I hear clients say, “I can’t bear to think about it”
or “I couldn’t bear to do that,” but I don’t always know what the word
means. Will they fall down dead, emulsify on the spot, go catatonic? When you
think or say those words to yourself, what exactly is it that you fear will
happen? The fact is, telling yourself that you can’t bear something makes it
more than likely that you won’t be able to. Conversely, reminding yourself that
you’re capable of bearing anything that comes your way ensures that
you’ll be able to ride it through.
When we say we can’t bear something, we seem to believe two
things—that something will make us exceedingly uncomfortable and that this
feeling of discomfort will cause us to become dysfunctional in part or whole.
Sometimes we think we’ll become so anxious that we’ll need sedation or so
depressed that we won’t leave our beds. Or that we’ll fly off the handle and no
one will love us any more. We make a cause-and-effect connection between feeling
overwhelmed and negative consequence. Indeed, in the past, we even may experienced
this consequence—severe depression, hospitalization for mental health issues,
or relapse with drugs or alcohol—and dread a reoccurrence.
Although it’s true that there are stresses that can trigger
depression or anxiety and lead to hospitalization or relapse, ordinarily most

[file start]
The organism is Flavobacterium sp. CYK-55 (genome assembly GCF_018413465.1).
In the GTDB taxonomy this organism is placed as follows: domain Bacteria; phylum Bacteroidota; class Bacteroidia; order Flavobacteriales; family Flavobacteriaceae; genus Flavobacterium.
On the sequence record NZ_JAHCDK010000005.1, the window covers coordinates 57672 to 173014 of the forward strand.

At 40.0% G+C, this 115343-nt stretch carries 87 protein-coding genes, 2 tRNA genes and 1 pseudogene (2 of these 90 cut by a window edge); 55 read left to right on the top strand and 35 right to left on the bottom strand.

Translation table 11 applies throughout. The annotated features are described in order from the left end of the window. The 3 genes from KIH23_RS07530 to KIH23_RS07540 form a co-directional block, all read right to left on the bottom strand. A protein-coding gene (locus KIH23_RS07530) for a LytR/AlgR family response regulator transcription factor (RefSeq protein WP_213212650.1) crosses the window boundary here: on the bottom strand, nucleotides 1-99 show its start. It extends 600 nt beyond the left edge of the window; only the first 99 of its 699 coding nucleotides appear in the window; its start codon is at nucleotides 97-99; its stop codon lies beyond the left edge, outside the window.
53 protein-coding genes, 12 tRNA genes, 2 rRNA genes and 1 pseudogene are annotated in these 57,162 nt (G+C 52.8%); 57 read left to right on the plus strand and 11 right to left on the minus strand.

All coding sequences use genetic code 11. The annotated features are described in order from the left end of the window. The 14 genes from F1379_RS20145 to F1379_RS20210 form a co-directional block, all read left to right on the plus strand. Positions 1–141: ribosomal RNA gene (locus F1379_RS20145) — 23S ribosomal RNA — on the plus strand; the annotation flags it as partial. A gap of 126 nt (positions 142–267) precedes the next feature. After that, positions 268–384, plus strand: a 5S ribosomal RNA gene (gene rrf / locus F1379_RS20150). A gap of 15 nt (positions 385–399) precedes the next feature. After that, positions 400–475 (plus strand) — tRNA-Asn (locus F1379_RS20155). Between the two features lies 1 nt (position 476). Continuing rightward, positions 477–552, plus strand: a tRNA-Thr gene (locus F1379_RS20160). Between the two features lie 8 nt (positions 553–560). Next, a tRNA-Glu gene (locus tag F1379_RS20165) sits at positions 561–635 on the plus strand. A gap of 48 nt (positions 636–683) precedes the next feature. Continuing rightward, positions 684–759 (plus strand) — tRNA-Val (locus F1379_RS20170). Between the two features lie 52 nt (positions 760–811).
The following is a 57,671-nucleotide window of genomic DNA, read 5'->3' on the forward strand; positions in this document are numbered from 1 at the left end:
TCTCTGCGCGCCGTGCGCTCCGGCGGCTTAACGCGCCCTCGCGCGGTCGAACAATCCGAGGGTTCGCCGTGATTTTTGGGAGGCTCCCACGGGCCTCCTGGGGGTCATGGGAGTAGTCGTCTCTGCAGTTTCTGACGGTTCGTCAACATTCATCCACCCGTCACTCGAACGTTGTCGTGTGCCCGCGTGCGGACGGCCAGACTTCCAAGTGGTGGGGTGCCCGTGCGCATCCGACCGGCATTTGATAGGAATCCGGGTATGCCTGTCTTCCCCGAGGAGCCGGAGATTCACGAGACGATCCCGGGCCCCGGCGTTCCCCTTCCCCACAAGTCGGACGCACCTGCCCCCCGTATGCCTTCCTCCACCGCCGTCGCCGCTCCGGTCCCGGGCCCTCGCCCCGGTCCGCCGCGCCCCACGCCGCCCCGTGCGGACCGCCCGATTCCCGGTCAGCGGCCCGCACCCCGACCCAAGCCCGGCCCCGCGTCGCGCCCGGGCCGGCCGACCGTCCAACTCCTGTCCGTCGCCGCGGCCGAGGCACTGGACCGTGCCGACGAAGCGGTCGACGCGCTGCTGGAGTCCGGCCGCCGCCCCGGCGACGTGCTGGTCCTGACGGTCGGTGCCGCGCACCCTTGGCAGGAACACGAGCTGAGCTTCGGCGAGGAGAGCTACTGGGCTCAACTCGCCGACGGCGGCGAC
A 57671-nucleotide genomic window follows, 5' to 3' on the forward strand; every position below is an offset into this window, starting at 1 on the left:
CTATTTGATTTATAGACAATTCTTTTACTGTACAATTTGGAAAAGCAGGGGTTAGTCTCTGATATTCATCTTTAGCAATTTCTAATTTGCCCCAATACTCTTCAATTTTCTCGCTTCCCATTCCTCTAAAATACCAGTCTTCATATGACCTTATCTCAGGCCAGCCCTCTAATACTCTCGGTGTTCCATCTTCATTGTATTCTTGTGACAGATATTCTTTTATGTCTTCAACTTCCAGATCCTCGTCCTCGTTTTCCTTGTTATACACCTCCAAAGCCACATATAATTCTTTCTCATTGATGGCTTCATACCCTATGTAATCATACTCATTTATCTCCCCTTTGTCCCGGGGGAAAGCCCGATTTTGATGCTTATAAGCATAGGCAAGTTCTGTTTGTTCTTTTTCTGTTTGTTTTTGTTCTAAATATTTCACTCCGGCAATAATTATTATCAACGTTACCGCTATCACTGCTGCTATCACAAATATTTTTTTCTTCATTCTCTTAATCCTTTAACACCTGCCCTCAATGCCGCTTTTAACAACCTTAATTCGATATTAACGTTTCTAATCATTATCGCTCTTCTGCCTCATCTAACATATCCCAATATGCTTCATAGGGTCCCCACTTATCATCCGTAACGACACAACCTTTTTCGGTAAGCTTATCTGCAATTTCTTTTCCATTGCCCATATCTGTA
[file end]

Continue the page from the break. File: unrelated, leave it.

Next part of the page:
of us don’t fall prey to them. The truth is that when we say that we can’t or fear
that we can’t bear something, many of us don’t have a specific event in mind we
believe will befall us. We tell ourselves that a thought, emotion or action is
unbearable because we don’t like how we feel having it. We hurt, it confuses or overwhelms us,
it generates fear or other emotional distress. It’s the bearing we wish to
avoid, the state of experiencing extreme or excessive internal upheaval, not necessarily
what it might trigger.
What do you suppose is the antidote to this problem? It’s
obvious: bearing emotional pain leads to learning that you can bear it. The
more you avoid it, the more you mistakenly assume that you can’t tolerate it.
Very few people actually succumb to dysfunction when bearing emotional distress.
Actually, most often the opposite reaction occurs: they grow from
experiencing something difficult and become less fearful. By tolerating thinking
or acting differently, we build emotional muscle and the experience transforms
us. No magic here, just gently pushing ourselves to expand our tolerance for
discomfort bit by bit. Eventually, when you allow yourself to bear whatever
comes your way, you arrive at a new conclusion: I can bear any emotion and, no
matter what happens to me, I’ll be fine. And that kind of self-knowledge makes
life a lot easier.